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3 August 2021

With You responds to new ONS statistics which show drug-related deaths have risen to record levels

The ONS today released the annual statistics showing deaths related to drug poisoning in England and Wales. The figures cover deaths registered in the calendar year of 2020

The topline figures from the data are as follows:

  • In 2020, 4,561 deaths related to drug poisoning were registered in England and Wales, this is 3.8% higher than the number of deaths registered in 2019
  • There were 3,108 male deaths, compared with 1,453 female deaths.
  • Rates of drug-misuse death continue to be elevated among those born in the 1970s, with the highest rate in those aged 45 to 49 years.
  • The North East continues to have the highest rate of deaths relating to drug misuse (104.6 deaths per million people); London had the lowest rate (33.1 deaths per million people).
  • Approximately half of all drug poisoning deaths registered in 2020 involved an opiate (49.6%; 2,263 deaths); 777 deaths involved cocaine, which is 9.7% more than 2019, and more than five times the amount recorded a decade ago (144 deaths in 2010).
  • There have been increasing numbers of deaths involving benzodiazepines in 2020 (a rise of 19.3% when compared with 2019; from 399 to 476 deaths), pregabalin (a rise of 41.0%; from 244 to 344 deaths), gabapentin (a rise of 32.6%; from 89 to 118 deaths) and zopiclone (a rise of 4.3%; from 140 to 146 deaths).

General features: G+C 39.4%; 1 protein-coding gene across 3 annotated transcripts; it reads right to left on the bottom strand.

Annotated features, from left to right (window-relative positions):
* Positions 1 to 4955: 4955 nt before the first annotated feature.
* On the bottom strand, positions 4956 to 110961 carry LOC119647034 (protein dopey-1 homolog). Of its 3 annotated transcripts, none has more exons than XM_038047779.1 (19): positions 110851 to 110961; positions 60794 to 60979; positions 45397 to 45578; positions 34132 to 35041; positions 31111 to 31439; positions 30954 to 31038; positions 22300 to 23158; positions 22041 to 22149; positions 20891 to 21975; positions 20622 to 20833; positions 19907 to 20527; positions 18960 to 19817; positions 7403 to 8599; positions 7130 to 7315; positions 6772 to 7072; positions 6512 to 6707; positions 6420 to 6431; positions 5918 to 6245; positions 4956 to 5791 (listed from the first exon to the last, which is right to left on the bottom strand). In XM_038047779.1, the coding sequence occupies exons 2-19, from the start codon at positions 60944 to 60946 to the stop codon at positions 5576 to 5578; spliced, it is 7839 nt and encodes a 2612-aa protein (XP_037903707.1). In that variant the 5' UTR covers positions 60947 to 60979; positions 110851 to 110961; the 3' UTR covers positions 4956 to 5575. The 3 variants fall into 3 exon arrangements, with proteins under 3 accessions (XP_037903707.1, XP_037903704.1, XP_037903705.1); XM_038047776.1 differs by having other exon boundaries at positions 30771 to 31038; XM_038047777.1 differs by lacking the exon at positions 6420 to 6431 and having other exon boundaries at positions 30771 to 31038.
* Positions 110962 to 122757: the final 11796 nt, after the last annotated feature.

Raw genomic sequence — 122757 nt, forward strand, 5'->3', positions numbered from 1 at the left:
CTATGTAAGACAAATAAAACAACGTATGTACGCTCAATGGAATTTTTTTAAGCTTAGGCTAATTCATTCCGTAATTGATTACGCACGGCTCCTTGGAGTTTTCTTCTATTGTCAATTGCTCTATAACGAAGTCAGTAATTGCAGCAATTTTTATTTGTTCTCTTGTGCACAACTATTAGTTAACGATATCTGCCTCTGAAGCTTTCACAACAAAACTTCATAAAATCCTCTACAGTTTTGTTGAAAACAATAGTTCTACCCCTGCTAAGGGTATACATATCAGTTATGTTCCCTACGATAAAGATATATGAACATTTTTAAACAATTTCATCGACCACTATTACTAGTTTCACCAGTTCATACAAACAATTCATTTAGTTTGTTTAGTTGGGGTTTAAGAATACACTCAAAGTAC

• Statistics are based on the year of death registration – because of death registration delays, around half of these deaths will have occurred in the previous year (2019), and the majority will have occurred before the coronavirus (COVID-19) pandemic in the UK.

Responding to the figures, Jon Murray, Executive Director of Services in England at drug, alcohol and mental health charity With You says:

“The stark figures released today by the ONS are tragic and concerning. Behind these figures are heartbreaking stories of extreme trauma and resilience. Every drug-related death is preventable and impacts families and communities years down the line. Our thoughts are with the thousands of people who have lost a loved one in the past year.

“For many people drug use is a reaction to their environment so it’s no surprise that drug-related deaths are highest in the most deprived areas of the country. Issues such as rising homelessness, poor mental health and a lack of economic opportunities all lead to people using drugs, and for many, these challenges have become worse due to the pandemic. Too many people who need treatment aren't accessing it, and too many people are unaware of the potential harms of their drug use.

“These figures are unacceptable but we are hopeful that change is possible. The recommendations in Dame Carol Black’s Independent Review of Drugs outline achievable steps that will help to reduce the level of drug-related deaths in England and Wales. The additional investment through project ADDER and the newly announced drug strategy are all positive developments but we need to do more.

“We are calling on the Government to respond to today’s statistics by bringing serious political commitment to this issue and ensuring the appropriate financial investment is made in the upcoming Comprehensive Spending Review to action the recommendations of Dame Carol Black’s review.”